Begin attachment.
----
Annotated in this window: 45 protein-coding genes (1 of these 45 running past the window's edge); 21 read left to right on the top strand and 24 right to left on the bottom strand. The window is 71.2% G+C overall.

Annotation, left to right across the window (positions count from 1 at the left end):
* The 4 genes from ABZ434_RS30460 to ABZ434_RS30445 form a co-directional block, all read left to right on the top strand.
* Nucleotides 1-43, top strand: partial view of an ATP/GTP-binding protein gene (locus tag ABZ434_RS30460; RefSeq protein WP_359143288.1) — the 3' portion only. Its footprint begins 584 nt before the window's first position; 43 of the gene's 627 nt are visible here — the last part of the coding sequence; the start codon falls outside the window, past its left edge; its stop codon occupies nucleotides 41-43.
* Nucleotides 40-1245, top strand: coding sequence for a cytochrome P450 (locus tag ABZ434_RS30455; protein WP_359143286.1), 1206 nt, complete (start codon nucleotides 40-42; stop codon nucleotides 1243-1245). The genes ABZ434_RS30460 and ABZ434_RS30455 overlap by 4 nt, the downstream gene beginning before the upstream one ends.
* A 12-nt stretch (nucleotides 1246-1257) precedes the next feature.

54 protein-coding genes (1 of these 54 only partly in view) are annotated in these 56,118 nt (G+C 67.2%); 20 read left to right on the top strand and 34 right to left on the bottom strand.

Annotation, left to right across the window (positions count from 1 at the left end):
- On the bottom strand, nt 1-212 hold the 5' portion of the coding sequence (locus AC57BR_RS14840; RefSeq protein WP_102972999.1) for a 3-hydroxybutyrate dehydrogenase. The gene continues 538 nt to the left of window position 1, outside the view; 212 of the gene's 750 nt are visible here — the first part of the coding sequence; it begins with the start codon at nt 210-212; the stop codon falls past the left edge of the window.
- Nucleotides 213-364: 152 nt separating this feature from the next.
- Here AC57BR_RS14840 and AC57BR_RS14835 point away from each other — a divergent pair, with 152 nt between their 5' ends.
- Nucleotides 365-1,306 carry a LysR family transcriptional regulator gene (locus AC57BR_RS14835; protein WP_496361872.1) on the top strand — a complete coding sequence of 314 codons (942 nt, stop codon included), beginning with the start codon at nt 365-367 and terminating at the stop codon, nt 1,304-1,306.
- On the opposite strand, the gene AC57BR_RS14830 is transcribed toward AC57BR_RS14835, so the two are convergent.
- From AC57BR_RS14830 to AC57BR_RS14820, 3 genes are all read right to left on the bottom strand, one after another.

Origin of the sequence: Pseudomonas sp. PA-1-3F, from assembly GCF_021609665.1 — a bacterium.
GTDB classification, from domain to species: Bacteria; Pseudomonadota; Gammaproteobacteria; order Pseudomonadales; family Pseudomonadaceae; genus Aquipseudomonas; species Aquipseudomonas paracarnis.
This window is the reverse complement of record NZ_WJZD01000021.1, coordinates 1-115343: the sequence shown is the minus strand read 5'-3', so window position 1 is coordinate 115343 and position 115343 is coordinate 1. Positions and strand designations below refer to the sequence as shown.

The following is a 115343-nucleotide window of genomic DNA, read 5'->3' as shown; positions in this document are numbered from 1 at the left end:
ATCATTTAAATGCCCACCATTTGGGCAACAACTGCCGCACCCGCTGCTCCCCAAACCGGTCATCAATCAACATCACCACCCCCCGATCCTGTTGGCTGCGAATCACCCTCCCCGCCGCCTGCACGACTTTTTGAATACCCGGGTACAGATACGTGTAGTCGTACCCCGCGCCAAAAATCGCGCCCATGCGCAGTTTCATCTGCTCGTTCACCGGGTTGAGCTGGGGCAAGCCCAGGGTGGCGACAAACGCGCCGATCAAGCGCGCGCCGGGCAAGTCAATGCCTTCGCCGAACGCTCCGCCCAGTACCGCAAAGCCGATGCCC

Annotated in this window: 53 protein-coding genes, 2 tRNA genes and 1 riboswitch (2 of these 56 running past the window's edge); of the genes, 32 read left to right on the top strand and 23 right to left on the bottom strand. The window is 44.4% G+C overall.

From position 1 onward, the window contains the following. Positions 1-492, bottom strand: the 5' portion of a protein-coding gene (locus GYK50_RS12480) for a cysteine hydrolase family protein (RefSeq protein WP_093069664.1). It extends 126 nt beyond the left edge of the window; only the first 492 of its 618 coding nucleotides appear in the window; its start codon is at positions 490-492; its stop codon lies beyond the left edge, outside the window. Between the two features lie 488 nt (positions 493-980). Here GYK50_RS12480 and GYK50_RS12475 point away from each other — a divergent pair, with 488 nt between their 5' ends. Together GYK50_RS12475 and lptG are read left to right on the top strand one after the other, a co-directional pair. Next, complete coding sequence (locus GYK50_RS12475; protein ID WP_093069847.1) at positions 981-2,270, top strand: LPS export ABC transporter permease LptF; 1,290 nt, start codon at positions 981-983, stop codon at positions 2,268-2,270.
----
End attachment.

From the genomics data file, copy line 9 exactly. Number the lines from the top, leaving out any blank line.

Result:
- On the bottom strand, nt 1-212 hold the 5' portion of the coding sequence (locus AC57BR_RS14840; RefSeq protein WP_102972999.1) for a 3-hydroxybutyrate dehydrogenase. The gene continues 538 nt to the left of window position 1, outside the view; 212 of the gene's 750 nt are visible here — the first part of the coding sequence; it begins with the start codon at nt 210-212; the stop codon falls past the left edge of the window.